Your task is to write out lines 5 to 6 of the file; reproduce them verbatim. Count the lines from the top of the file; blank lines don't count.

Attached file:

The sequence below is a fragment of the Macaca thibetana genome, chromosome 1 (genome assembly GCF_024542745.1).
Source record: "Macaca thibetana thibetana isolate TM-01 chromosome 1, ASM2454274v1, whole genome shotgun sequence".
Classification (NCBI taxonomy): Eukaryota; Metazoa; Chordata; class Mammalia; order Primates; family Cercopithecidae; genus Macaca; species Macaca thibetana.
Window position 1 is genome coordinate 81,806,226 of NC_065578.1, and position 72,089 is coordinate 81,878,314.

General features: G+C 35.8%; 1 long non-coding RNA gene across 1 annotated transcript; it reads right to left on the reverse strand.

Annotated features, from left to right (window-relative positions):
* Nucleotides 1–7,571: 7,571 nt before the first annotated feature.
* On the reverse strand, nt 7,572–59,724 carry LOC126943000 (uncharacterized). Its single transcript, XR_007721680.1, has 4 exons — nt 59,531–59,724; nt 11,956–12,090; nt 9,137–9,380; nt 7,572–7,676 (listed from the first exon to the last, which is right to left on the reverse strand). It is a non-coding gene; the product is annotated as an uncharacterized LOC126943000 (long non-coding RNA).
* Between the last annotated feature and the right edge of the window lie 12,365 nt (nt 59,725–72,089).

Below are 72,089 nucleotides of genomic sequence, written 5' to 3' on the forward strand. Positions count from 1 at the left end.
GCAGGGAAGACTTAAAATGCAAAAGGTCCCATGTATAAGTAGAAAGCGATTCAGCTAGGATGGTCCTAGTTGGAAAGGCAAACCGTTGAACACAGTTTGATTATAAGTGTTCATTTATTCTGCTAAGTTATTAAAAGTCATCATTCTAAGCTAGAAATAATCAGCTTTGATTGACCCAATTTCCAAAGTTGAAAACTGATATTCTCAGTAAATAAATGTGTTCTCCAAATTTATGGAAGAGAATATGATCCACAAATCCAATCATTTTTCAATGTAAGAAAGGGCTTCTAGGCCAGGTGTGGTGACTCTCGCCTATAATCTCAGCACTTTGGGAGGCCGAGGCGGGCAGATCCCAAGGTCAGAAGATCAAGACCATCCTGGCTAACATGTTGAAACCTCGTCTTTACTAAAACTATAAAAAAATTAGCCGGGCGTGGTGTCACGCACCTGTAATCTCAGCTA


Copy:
General features: G+C 35.8%; 1 long non-coding RNA gene across 1 annotated transcript; it reads right to left on the reverse strand.

Annotated features, from left to right (window-relative positions):